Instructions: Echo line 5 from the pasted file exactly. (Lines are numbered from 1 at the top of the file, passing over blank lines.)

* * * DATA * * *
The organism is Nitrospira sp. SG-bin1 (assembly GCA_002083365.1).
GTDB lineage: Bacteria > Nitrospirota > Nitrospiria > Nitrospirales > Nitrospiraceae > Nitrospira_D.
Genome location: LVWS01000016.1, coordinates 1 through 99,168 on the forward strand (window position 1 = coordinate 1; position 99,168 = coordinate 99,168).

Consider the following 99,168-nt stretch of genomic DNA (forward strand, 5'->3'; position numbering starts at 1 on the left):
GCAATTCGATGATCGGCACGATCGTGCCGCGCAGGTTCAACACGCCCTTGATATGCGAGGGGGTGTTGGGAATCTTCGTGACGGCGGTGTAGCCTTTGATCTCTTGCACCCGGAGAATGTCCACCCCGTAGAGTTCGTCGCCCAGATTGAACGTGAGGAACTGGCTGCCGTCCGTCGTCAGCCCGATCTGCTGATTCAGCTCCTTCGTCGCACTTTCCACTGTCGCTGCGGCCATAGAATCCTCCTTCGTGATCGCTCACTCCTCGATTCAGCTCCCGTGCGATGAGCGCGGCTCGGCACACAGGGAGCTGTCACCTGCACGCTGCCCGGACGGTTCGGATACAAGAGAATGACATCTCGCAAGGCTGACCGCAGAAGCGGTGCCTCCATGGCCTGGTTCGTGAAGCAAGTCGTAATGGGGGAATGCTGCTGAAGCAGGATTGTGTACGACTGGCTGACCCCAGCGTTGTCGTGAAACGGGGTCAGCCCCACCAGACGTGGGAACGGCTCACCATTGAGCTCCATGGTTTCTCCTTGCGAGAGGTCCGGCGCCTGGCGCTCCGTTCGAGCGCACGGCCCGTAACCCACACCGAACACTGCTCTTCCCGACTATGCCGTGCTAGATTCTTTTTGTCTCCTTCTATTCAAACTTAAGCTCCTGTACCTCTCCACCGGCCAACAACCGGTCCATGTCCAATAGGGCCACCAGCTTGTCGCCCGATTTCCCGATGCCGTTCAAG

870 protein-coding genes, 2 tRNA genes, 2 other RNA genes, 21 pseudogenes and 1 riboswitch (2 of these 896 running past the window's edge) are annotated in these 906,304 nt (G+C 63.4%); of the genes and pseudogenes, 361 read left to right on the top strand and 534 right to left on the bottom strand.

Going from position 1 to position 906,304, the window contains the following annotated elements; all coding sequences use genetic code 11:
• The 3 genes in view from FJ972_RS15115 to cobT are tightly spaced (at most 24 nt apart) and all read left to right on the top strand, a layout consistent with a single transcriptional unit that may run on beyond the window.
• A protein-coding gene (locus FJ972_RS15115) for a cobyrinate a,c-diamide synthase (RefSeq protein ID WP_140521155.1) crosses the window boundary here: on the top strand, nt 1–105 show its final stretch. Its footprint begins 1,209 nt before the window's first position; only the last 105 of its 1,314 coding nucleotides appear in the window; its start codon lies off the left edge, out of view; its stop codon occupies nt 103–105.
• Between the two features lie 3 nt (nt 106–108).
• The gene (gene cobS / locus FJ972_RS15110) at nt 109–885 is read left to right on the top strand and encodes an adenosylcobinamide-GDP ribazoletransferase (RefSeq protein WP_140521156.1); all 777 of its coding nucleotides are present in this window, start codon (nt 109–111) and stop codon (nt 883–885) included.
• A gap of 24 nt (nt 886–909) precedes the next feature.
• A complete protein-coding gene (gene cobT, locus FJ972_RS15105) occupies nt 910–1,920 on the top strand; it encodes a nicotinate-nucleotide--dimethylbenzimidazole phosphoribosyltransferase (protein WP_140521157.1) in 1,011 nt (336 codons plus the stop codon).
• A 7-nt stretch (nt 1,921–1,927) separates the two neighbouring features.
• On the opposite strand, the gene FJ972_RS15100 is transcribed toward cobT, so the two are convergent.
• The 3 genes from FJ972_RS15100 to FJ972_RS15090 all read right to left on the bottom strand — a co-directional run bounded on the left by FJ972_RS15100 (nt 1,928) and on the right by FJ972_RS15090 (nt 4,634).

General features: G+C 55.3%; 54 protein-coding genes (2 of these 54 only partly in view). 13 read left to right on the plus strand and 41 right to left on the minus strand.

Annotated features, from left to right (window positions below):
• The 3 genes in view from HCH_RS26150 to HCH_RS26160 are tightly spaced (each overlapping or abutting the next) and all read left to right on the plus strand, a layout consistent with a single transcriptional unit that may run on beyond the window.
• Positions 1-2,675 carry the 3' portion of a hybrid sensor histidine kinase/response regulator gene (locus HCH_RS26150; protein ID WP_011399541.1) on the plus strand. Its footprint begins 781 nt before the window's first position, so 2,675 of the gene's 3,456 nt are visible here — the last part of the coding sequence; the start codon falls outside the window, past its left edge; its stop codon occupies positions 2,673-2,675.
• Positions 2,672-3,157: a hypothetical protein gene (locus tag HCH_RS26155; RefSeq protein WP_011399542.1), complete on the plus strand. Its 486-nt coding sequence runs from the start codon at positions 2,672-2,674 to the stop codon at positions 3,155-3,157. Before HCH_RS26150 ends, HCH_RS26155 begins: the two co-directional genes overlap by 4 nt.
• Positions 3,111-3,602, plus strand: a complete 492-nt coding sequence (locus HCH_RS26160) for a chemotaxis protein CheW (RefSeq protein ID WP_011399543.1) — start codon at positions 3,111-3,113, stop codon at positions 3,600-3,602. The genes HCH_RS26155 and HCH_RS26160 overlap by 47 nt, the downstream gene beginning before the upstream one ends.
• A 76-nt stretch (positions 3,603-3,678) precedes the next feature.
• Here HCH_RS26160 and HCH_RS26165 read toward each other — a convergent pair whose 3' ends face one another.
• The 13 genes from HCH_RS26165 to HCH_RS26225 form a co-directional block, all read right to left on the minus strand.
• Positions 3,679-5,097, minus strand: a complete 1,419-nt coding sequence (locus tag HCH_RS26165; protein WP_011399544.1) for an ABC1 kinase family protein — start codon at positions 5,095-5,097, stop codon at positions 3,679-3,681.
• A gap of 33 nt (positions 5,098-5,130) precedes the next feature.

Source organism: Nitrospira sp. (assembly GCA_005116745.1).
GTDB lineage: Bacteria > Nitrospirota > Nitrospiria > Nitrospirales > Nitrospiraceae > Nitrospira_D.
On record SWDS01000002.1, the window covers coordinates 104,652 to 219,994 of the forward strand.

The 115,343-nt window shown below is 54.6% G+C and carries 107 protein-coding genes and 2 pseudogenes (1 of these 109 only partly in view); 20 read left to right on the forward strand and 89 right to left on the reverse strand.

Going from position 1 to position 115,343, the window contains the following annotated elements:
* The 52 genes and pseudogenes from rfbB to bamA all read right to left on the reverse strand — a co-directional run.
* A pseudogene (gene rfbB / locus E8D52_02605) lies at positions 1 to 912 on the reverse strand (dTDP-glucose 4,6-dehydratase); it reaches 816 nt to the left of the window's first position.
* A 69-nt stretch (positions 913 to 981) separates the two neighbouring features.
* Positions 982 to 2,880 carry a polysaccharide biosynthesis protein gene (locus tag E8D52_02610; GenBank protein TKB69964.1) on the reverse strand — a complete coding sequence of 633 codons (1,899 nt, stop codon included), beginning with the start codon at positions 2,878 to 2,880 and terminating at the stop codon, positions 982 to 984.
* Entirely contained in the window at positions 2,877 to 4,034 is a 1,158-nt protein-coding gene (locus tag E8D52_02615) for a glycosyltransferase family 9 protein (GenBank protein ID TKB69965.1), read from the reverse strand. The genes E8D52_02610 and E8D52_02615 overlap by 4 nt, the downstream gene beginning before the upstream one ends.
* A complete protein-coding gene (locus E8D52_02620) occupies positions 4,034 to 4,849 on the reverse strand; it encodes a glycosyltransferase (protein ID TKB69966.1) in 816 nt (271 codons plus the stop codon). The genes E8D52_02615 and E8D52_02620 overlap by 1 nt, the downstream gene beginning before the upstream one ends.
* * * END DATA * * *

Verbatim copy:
GCAATTCGATGATCGGCACGATCGTGCCGCGCAGGTTCAACACGCCCTTGATATGCGAGGGGGTGTTGGGAATCTTCGTGACGGCGGTGTAGCCTTTGATCTCTTGCACCCGGAGAATGTCCACCCCGTAGAGTTCGTCGCCCAGATTGAACGTGAGGAACTGGCTGCCGTCCGTCGTCAGCCCGATCTGCTGATTCAGCTCCTTCGTCGCACTTTCCACTGTCGCTGCGGCCATAGAATCCTCCTTCGTGATCGCTCACTCCTCGATTCAGCTCCCGTGCGATGAGCGCGGCTCGGCACACAGGGAGCTGTCACCTGCACGCTGCCCGGACGGTTCGGATACAAGAGAATGACATCTCGCAAGGCTGACCGCAGAAGCGGTGCCTCCATGGCCTGGTTCGTGAAGCAAGTCGTAATGGGGGAATGCTGCTGAAGCAGGATTGTGTACGACTGGCTGACCCCAGCGTTGTCGTGAAACGGGGTCAGCCCCACCAGACGTGGGAACGGCTCACCATTGAGCTCCATGGTTTCTCCTTGCGAGAGGTCCGGCGCCTGGCGCTCCGTTCGAGCGCACGGCCCGTAACCCACACCGAACACTGCTCTTCCCGACTATGCCGTGCTAGATTCTTTTTGTCTCCTTCTATTCAAACTTAAGCTCCTGTACCTCTCCACCGGCCAACAACCGGTCCATGTCCAATAGGGCCACCAGCTTGTCGCCCGATTTCCCGATGCCGTTCAAG